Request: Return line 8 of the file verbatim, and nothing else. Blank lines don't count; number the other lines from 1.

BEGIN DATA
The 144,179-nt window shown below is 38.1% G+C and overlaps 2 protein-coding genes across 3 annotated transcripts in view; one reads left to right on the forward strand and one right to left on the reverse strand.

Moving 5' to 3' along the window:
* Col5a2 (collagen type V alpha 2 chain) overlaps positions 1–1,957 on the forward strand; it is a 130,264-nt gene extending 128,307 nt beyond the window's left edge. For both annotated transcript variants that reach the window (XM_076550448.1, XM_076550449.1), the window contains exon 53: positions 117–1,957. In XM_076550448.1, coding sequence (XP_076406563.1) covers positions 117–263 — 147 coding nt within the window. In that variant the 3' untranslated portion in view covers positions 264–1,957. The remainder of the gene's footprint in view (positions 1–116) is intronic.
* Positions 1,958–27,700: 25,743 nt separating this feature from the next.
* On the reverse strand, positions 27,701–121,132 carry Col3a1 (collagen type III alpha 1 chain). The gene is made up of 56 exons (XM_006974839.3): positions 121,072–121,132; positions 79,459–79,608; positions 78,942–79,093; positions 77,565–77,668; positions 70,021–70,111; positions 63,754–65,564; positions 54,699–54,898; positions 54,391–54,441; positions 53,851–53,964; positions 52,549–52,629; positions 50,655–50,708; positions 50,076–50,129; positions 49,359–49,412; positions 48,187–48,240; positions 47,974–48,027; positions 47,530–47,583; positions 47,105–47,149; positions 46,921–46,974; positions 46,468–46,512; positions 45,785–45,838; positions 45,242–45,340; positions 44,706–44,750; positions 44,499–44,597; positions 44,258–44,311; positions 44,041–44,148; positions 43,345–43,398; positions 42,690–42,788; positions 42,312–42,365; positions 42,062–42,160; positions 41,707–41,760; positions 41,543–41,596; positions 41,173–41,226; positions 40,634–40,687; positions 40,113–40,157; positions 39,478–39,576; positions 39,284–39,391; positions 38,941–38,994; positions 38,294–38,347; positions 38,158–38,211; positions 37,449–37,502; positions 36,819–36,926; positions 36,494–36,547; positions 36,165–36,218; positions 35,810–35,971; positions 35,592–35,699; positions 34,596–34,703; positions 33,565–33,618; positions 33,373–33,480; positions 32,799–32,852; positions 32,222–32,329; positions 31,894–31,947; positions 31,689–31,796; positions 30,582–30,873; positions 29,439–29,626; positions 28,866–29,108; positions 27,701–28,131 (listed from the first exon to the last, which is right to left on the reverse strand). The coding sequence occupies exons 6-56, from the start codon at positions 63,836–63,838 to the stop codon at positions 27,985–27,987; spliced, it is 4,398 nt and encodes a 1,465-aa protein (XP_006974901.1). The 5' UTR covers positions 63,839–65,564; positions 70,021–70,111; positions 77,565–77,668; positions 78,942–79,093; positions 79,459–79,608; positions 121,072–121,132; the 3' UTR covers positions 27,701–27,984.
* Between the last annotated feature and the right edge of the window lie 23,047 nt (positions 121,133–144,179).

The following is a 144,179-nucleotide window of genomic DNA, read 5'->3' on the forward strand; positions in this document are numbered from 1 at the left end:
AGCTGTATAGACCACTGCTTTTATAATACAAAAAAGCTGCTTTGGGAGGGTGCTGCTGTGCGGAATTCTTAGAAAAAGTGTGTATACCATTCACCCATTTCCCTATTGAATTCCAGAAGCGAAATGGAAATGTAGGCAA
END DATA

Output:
AGCTGTATAGACCACTGCTTTTATAATACAAAAAAGCTGCTTTGGGAGGGTGCTGCTGTGCGGAATTCTTAGAAAAAGTGTGTATACCATTCACCCATTTCCCTATTGAATTCCAGAAGCGAAATGGAAATGTAGGCAA